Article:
In regard to the fifth factor, there is no evidence in the record that Agent Scrivener had specific information about recent illegal border crossings in the area. However, because the border patrol checkpoint was open that day, agents had information that the highways surrounding the checkpoint were being used by alien and drug smugglers trying to avoid the checkpoint, a fact which is relevant to the reasonable suspicion analysis.
The sixth factor the driver's behavior also weighs in favor of a finding of reasonable suspicion. When Agent Scrivener, who was driving a marked border patrol sedan, first passed Defendant, Agent Scrivener noticed that Defendant did not acknowledge his presence, held the steering wheel rigidly with both hands, and had a dead stare on the road ahead of him. This behavior suggests Defendant was tense and uneasy. See Arvizu, 534 U.S. at 275-76 (noting that driver's slowing down, stiffening of posture, and failure to acknowledge sighted law enforcement officer may be unusual on remote road). Furthermore, shortly after Agent Scrivener turned around and began following Defendant, Defendant made an abrupt turn into the Elephant Butte General Store and stopped by the gas pumps. Although stopping to get gas is not inherently suspicious, in this case the abrupt turn into the gas station shortly after being followed by a marked border patrol vehicle indicates nervousness and an attempt to avoid being followed by a law enforcement officer. When the agent passed Defendant again on Rock Canyon Road, Agent Scrivener observed for a second time that Defendant had the same dead stare on the road, would not acknowledge the agent, and gripped the steering wheel tightly. Agent Scrivener turned around to follow Defendant and noticed that Defendant was traveling at 35 miles per hour, 20 miles per hour below the posted speed limit. As the Tenth Circuit has acknowledged, maintaining a noticeably slow speed in the presence of law enforcement may indicate nervousness. United States v. Lopez-Martinez, 25 F.3d at 1486.
It is also suspicious that Defendant opted not to drive straight to Socorro on Interstate 25, the shorter, faster route from the Columbus Port of Entry. Instead, Defendant chose to drive on New Mexico Highways 171 and 195 and on Rock Canyon Road, all of which are known to be used as routes to circumvent the Truth or Consequences checkpoint. See United States v. Barbee, 968 F.2d 1026, 1029 (10th Cir. 1992) (noting that agent's discovery of driver along road commonly used to avoid Truth or Consequences checkpoint weighs in favor of reasonable suspicion). Defendant's chosen route becomes even more suspicious when one considers that the Columbus Port of Entry is far west of Interstate 25 and Defendant was stopped on the east side of the interstate, indicating that at some point Defendant crossed Interstate 25 instead of turning north onto the interstate, which would have been the shortest route to Socorro. Defendant's circuitous path that took him north of the open checkpoint strongly supports a finding of reasonable suspicion justifying the stop.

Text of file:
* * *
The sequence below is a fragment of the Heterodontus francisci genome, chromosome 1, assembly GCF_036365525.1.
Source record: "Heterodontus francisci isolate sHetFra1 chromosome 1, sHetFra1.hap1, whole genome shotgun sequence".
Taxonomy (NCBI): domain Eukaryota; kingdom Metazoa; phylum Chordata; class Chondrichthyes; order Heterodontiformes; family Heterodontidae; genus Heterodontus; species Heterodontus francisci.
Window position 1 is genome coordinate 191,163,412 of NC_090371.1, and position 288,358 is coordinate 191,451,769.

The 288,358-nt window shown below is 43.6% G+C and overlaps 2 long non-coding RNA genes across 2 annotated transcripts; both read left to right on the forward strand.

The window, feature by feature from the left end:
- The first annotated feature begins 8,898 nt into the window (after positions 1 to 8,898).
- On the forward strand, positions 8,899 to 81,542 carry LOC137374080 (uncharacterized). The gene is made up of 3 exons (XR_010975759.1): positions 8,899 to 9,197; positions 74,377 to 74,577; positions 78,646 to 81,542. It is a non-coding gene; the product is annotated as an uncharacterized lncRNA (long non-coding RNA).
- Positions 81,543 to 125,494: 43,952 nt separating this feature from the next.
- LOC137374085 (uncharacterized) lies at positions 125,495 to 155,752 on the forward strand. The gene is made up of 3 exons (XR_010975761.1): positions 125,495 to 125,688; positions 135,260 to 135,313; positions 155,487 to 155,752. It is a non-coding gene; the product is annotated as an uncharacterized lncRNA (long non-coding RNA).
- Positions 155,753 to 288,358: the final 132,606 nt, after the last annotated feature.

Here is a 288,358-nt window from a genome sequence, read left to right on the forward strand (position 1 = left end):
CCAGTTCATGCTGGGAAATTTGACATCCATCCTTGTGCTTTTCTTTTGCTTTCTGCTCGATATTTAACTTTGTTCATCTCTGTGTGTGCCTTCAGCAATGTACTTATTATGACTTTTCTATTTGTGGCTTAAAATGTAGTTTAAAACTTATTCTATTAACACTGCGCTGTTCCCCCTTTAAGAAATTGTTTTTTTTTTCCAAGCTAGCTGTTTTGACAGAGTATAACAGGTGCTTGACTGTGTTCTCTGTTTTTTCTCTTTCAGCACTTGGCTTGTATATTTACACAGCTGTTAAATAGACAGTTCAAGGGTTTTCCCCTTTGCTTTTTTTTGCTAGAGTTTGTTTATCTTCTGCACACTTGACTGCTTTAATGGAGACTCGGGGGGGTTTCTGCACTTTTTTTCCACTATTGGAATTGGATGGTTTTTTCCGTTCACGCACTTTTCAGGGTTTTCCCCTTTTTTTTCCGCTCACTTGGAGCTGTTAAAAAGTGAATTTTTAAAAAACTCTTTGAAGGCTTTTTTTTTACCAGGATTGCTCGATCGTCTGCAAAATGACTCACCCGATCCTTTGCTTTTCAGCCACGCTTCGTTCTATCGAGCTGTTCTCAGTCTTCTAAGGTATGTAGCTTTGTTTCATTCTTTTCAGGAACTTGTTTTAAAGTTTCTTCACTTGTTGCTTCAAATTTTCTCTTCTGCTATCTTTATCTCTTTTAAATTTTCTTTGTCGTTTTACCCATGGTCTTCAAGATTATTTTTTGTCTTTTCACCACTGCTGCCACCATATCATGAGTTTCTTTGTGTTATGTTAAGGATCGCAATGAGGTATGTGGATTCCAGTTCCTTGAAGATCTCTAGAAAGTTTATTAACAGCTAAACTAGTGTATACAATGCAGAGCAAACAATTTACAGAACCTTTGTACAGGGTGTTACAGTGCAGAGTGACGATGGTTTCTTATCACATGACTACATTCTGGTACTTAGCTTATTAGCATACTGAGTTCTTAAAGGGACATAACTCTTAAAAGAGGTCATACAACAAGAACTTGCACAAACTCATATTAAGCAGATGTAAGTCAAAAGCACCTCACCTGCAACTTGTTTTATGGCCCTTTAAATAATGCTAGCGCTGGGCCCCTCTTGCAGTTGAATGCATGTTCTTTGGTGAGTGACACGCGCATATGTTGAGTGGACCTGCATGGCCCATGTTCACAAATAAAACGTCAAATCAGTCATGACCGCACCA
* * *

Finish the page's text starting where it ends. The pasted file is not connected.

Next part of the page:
The seventh factor, unusual aspects of the vehicle, is absent in this case. Agent Scrivener's description of the vehicle indicated nothing more than a plain gray pickup truck. However, the eighth factor, appearance of the vehicle as heavily loaded, points to reasonable suspicion. Agent Scrivener testified that when he turned around and followed Defendant's truck on Rock Canyon Road, he observed that Defendant's truck appeared to be riding low, even though the agent could see only one occupant in the truck.
Finally, of substantial probative value is the fact that Agent Scrivener knew that Defendant's vehicle had passed through the Columbus Port of Entry into the United States from Mexico earlier in the day. The Tenth Circuit has acknowledged, "A fundamental factor supporting an investigatory border patrol stop based on reasonable suspicion is the likelihood that the subject vehicle has crossed the border." U.S. v. Doyle, 129 F.3d 1372, 1375 (10th Cir. 1997). The fact that Defendant had crossed the border earlier in the day is especially significant when combined with the facts that Defendant's truck was registered in Socorro and it was winter, because it demonstrates that Defendant was not likely a tourist visiting Elephant Butte Lake.
This Court recognizes that this is a close case and that each individual fact, when viewed in isolation, may be consistent with innocent, legitimate travel. Nevertheless, the Supreme Court has expressly rejected any sort of "divide-and-conquer" analysis and instead required lower courts to look at the "totality of the circumstances." Arvizu, 534 U.S. at 273-74. Based on all the above facts, when viewed through the lens of a reasonable law enforcement officer, the Court concludes that Agent Scrivener had sufficient reasonable articulable suspicion justifying his stop of Defendant's vehicle. The information obtained by Agent Scrivener soon after the stop supported Defendant's subsequent arrest. Accordingly, Defendant's motion to suppress should be denied.
IT IS THEREFORE ORDERED that Defendant's Motion to Suppress Physical Evidence and Statements (Doc. No. 17) is DENIED.
CHIEF UNITED STATES
*. This order and judgment is not binding precedent, except under the doctrines of law of the case, res judicata, and collateral estoppel. The court generally disfavors the citation of orders and judgments; nevertheless, an order and judgment may be cited under the terms and conditions of 10th Cir. R. 36.3.
2. After examining the briefs and appellate record, this panel has determined unanimously that oral argument would not materially assist in the determination of this appeal. See Fed. R. App. P. 34(a)(2); 10th Cir. R. 34.1(G). The case is therefore submitted without oral argument.